, NAIROBI, Mar 3 – Kenyans prayed for peace on Sunday on the eve of the first elections since bloody post-poll unrest shook the nation five years ago, with a top presidential candidate facing a crimes against humanity trial over the violence.
Presidential frontrunners Prime Minister Raila Odinga and his neck-and-neck rival Deputy Prime Minister Uhuru Kenyatta have publically vowed there will be no repeat of the bloodshed that followed the disputed 2007 polls, in which over 1,100 people died.
Some 99,000 police have been deployed this time to ensure the vote is calm, according to police spokesman Charles Owino.
“All Muslims in Kenya on Friday prayed to have peaceful elections and on Sunday the Christians prayed,” said Rahman Sharif Hamsa as he left a mosque in the port of Mombasa, East Africa’s transport hub and a popular tourist region.
Hamsa’s tourism business collapsed after violence broke out following the disputed 2007 elections.
“We want to elect in peace, love and unity for all together, we don’t want (to) fight in Kenya,” said Daniel Musio Mawewo, a motorised rickshaw driver in Mombasa. “Last time we saw what was going on and this time we know we want peace.”
But trials due later this year at The Hague-based International Criminal Court (ICC) for Kenyatta and running mate William Ruto have raised the stakes.
In the western town of Kisumu – the heartland of Odinga supporters who went on the rampage in 2007-2008 after he was controversially pipped to the top job by President Mwai Kibaki – locals said they hoped candidates would accept the vote outcome.
“Whoever wins, we will accept and it will be OK,” said water vendor Michael Osango, 37. “The politicians are rich but if there is violence it is us the common man who will suffer.”
Observers expect some violence in the upcoming polls – all of Kenya’s elections have seen some conflict – although foreign diplomats say they are cautiously optimistic.
Tens of thousands of party loyalists roared their support as Kenyatta and Odinga held competing giant rallies in central Nairobi on Saturday in the closing hours of official campaigning.
Both men have said they are confident of a winning an absolute majority, necessary to avoid a second-round runoff.
“I want to promise you that we will change Kenya for the better,” said Kenyatta on Saturday, dancing on stage alongside his fellow ICC-indicted deputy Ruto.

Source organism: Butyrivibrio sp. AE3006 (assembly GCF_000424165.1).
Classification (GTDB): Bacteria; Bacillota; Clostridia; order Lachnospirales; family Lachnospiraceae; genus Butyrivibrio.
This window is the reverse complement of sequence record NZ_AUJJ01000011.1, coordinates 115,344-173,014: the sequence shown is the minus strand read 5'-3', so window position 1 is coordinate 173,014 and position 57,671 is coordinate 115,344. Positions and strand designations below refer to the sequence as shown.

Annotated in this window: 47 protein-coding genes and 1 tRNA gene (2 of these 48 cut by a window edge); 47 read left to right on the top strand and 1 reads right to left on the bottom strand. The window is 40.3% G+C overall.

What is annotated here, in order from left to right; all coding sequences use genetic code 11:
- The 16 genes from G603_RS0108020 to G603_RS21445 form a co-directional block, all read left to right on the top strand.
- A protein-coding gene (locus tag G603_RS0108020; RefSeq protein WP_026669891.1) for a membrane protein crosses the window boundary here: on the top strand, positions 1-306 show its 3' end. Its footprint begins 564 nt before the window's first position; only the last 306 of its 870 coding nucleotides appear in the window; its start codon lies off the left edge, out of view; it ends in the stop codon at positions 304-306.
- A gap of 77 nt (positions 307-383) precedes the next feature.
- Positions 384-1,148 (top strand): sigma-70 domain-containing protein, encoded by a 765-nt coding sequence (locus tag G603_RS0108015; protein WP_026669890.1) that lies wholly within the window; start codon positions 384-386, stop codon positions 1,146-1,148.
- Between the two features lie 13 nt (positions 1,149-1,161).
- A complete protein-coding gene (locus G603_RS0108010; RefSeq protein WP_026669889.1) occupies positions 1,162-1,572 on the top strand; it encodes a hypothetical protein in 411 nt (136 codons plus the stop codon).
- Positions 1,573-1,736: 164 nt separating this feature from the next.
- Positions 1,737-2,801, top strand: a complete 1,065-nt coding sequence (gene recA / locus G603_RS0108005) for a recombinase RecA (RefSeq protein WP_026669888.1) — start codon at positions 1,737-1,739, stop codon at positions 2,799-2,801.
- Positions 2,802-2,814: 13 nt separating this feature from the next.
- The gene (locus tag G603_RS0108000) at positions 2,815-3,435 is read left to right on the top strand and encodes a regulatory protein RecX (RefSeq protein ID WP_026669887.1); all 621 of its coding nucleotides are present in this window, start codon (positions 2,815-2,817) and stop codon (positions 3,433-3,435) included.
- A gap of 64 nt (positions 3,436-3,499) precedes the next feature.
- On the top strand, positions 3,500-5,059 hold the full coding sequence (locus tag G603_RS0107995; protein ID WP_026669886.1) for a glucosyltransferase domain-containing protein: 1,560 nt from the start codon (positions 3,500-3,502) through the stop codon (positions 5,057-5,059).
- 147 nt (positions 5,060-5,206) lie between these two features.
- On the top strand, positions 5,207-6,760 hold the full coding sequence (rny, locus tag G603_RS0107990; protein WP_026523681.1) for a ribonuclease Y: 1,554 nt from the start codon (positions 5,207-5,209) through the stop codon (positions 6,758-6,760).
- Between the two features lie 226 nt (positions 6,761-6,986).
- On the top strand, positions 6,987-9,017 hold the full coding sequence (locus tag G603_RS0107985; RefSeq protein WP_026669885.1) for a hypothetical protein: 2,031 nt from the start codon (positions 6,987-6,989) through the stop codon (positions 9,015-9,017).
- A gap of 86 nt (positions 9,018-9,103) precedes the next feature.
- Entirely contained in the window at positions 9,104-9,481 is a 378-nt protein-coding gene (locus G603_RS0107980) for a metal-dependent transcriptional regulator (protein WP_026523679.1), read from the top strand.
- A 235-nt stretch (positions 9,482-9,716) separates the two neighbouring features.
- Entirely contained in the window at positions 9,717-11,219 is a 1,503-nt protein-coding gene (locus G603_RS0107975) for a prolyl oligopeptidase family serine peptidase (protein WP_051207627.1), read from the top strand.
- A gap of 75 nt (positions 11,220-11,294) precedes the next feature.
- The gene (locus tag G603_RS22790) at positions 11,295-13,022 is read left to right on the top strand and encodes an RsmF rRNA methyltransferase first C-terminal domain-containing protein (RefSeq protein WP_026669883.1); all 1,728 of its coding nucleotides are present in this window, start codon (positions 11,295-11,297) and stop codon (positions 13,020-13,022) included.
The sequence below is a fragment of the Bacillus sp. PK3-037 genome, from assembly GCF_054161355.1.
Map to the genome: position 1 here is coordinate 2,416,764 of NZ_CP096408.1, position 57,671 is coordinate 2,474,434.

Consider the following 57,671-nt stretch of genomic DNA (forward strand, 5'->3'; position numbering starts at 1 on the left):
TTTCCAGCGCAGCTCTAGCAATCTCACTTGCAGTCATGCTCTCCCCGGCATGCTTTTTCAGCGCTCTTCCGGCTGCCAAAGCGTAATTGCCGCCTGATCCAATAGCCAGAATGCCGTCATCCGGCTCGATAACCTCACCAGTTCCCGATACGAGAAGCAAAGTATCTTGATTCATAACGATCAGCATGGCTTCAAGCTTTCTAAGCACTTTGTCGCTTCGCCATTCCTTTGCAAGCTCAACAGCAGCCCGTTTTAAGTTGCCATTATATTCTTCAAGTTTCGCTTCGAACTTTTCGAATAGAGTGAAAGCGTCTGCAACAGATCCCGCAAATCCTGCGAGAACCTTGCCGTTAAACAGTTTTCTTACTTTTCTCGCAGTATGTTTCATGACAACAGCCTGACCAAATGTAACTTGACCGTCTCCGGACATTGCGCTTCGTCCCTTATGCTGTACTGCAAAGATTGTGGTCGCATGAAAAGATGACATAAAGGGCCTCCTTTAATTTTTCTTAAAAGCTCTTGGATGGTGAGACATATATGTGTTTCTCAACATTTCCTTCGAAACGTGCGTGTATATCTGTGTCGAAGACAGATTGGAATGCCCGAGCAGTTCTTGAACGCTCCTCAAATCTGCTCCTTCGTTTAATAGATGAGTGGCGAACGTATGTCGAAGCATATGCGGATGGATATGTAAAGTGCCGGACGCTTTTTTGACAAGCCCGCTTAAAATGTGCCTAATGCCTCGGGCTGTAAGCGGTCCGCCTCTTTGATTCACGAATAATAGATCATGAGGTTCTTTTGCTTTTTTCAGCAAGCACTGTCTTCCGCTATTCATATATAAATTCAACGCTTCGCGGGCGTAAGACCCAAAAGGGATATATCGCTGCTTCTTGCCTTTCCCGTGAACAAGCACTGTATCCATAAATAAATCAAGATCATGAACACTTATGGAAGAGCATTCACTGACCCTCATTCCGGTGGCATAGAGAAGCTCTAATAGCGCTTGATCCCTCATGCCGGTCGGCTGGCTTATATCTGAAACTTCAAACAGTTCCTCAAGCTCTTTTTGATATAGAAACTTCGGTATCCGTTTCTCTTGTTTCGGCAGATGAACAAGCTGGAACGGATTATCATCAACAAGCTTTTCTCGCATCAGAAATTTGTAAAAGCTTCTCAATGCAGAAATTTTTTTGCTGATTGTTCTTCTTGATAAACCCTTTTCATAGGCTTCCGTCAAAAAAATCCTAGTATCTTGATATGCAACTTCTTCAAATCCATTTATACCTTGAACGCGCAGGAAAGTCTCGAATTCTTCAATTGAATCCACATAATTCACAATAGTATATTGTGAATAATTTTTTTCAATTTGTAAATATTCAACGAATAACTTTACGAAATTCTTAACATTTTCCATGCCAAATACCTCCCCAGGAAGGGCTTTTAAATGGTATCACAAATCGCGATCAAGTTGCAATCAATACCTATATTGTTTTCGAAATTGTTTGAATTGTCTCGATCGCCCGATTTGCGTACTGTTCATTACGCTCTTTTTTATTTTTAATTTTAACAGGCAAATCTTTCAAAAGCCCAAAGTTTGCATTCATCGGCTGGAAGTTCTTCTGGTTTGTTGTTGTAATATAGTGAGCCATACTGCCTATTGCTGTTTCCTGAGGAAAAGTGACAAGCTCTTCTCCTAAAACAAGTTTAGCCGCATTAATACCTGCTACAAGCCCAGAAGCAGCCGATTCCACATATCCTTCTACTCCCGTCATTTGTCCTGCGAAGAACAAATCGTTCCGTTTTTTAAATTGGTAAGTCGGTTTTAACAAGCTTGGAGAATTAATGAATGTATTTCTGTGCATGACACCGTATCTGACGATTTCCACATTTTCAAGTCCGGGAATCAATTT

“Bring even the sick to vote,” Odinga urged, after releasing a white dove to symbolise peace, adding that the elections were the most important since Kenya’s independence from British colonial rule 50 years ago.
In one of the most complex polls Kenya has ever held, voters on Monday will cast six ballots for the president, parliament, governors, senators, councillors and a special women’s list.
Some 23,000 observers, including 2,600 international monitors, will be deployed, according to the Independent Electoral and Boundaries Commission (IEBC).
But watchdogs such as Human Rights Watch have warned that the risk of renewed political violence is “perilously high”.
In the Tana River delta region, where rival ethnic groups have clashed in recent months in a series of brutal revenge killings widely said to be politically motivated, election commission official Abdallah Chikore said all was calm and that “people were ready to cast their votes.”
The 2007-2008 violence exposed widespread disenchantment with the political class, deep tribal divisions and shattered Kenya’s image as a beacon of regional stability.
More checks are in place this time, including better systems to limit vote rigging, greater public awareness of the bloody cost of violence, and a new constitution devolving powers to make the presidential poll less of a winner-takes-all race.
Still, some Kenyans in flashpoint areas have packed up ahead of the polls.
“In most areas, the campaigns have gone fully ethnic as politicians and their cronies continue to raise emotions and inflame passions as they campaign for votes,” the Kenya Human Rights Commission (KHRC) has warned.
The rights group has also condemned evidence it has gathered of politicians handing out cash to win votes, and reported accusations of the purchase of identity cards to allegedly block opponents from casting a ballot.